The performance of an ABAP program is largely determined by the efficiency of its database accesses. It is therefore worth analyzing your SQL statements closely. To help you to do this, you should use the Performance Trace and Runtime Analysis tools (Test menu in the ABAP Workbench). In particular, the SQL Trace in the Performance Trace shows you which parts of Open SQL statements are processed where, and how long they take.
To understand how SQL statements affect the runtime of ABAP programs, you need to understand the underlying system architecture. Thework processes of an application server are logged onto the database system (server) as users (clients) for as long as the R/3 System is running. The database management system (DBMS) forms the connection between users and data.
The general structure of a DBMS is as follows:
Within this architecture, there are four points that are important in respect of performance:
Reading and writing database files is the greatest bottleneck. The mark of a well-configured system is the speed of its I/O.
On a symmetrical multi-processor system, this is irrelevant.
Although unimportant for small data volumes, it becomes a bottleneck when large quantities of data are involved.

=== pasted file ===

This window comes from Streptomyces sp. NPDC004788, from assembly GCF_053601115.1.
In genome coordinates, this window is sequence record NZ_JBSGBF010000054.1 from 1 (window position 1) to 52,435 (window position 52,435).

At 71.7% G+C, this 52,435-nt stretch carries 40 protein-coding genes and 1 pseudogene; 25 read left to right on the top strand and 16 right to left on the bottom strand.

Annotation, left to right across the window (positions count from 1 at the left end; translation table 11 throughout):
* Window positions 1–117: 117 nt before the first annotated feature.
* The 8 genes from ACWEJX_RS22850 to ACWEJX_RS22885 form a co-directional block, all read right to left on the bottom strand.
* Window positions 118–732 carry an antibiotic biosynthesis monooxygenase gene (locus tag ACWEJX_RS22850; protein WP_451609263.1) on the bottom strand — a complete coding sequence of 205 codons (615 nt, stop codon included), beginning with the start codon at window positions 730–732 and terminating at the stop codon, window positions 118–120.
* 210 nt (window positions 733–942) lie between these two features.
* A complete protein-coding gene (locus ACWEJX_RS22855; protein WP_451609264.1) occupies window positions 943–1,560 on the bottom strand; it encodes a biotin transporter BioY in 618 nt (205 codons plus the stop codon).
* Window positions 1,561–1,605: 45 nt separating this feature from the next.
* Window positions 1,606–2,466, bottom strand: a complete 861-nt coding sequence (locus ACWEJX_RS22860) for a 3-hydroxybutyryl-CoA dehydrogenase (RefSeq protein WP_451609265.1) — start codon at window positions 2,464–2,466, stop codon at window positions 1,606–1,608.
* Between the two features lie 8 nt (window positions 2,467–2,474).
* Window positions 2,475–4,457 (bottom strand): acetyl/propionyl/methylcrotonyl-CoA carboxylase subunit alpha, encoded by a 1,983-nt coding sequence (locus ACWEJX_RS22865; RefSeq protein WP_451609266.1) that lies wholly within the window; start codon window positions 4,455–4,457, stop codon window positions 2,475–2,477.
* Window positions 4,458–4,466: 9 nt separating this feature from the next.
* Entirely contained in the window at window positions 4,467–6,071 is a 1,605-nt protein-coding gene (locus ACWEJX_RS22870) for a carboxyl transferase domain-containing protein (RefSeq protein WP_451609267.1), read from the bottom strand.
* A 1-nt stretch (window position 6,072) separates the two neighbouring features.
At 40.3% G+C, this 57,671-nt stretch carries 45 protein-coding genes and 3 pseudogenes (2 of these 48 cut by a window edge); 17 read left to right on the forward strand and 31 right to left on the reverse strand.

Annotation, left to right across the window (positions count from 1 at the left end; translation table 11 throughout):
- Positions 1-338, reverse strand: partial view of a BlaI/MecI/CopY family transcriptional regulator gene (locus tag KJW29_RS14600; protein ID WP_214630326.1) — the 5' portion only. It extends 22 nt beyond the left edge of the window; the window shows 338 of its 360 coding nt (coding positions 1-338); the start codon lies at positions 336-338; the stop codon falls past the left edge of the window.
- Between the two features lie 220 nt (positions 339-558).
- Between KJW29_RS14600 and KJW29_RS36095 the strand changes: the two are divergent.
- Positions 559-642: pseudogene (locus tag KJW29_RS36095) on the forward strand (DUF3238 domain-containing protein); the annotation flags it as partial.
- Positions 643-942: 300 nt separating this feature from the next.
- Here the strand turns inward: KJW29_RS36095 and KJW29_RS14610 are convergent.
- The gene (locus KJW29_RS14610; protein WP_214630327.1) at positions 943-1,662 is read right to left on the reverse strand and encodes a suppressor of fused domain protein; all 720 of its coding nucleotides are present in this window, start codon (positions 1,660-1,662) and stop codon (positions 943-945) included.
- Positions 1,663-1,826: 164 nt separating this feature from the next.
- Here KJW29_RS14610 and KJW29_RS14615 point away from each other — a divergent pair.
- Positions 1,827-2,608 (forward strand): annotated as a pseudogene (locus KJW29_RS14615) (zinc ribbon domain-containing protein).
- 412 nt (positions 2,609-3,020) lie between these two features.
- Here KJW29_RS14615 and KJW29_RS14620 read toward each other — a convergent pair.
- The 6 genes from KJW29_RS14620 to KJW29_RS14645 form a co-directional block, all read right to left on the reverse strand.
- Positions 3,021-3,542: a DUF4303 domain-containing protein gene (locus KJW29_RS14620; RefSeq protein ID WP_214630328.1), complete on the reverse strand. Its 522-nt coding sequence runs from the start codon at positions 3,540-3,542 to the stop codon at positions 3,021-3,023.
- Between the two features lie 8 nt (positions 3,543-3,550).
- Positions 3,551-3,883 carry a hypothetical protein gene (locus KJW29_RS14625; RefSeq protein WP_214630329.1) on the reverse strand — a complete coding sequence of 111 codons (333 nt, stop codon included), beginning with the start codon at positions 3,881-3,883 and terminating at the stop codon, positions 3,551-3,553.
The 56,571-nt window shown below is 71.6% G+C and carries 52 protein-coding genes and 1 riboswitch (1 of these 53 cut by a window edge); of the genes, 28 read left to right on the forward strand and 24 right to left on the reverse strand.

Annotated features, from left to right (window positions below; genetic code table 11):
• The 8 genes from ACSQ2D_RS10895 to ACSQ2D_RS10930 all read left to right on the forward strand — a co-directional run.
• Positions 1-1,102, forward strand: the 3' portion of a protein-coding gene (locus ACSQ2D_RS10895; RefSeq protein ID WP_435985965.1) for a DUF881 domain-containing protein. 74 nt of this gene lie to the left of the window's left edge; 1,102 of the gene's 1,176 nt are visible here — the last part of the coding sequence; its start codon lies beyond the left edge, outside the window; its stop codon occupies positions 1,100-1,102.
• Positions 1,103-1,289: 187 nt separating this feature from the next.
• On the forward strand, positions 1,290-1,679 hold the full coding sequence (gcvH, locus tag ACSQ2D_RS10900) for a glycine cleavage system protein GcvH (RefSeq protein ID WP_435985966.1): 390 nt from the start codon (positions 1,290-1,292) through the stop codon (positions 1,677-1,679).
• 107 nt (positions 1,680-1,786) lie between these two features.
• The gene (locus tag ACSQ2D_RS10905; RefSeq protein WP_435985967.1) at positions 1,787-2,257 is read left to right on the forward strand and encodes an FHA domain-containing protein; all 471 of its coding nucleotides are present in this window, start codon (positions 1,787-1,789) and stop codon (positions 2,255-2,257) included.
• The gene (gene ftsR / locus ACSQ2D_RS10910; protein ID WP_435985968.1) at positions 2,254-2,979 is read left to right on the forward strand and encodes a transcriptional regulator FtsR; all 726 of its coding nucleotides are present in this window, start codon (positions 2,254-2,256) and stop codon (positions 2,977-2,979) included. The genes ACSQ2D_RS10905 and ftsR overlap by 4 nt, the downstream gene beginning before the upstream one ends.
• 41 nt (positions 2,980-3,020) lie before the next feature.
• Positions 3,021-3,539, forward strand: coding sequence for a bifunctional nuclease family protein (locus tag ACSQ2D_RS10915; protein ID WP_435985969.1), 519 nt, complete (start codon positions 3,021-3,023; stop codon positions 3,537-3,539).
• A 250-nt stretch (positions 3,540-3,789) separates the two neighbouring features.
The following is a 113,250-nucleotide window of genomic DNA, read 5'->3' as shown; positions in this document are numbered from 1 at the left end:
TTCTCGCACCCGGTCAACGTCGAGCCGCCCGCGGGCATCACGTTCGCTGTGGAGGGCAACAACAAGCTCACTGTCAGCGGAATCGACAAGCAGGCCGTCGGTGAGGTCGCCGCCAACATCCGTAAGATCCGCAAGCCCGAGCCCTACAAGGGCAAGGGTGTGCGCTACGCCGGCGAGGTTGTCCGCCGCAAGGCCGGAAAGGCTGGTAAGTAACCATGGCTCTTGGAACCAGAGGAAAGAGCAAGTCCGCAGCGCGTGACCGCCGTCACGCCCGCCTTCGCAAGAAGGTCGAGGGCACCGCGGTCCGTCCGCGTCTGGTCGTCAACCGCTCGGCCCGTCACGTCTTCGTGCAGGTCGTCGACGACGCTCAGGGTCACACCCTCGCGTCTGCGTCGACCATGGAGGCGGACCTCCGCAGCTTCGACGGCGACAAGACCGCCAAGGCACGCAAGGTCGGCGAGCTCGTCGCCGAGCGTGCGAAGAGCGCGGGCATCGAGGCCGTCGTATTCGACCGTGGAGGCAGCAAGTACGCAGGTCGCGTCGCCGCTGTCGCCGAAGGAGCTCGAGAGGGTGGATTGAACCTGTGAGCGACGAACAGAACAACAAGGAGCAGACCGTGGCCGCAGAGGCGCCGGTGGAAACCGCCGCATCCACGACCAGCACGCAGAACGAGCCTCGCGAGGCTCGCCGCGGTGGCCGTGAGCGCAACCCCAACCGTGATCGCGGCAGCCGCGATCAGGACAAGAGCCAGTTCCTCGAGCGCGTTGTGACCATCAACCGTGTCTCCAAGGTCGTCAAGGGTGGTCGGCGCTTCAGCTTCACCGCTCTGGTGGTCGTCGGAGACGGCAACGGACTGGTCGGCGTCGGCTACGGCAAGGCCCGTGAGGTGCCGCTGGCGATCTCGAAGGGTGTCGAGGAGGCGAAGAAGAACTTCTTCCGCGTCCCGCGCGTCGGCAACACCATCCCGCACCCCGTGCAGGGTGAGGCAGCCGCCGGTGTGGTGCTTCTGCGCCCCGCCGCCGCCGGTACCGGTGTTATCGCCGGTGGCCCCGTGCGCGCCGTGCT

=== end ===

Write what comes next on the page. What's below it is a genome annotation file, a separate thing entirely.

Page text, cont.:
Each database system uses an optimizer whose task is to create the execution plan for SQL statements (for example, to determine whether to use an index or table scan). There are two kinds of optimizers:
Rule based optimizers analyze the structure of an SQL statement (mainly the SELECT and WHERE clauses without their values) and the table index or indexes. They then use an algorithm to work out which method to use to execute the statement.
Cost based optimizers use the above procedure, but also analyze some of the values in the WHERE clause and the table statistics. The statistics contain low and high values of the fields, or a histogram containing the distribution of data in the table. Since the cost based optimizer uses more information about the table, it usually leads to faster database access. Its disadvantage is that the statistics have to be periodically updated.
ORACLE databases up to and including release 7.1 use a rule-based optimizer. From Release 7.2 (R/3 Release 4.0A), they use a cost-based optimizer. All other database systems use a cost-based optimizer.
Rules for Efficient Open SQL Programming
Based on the above architecture, there are five rules that you should follow to make database accesses in ABAP programs more efficient. They apply in particular to the following database systems:
For the following database systems, they apply either in part or not at all:
The five rules are explained in the following sections:Keep the Result Set Small Minimize the Amount of Data Transferred Minimize the Number of Data Transfers Minimize the Search Overhead Reduce the Database Load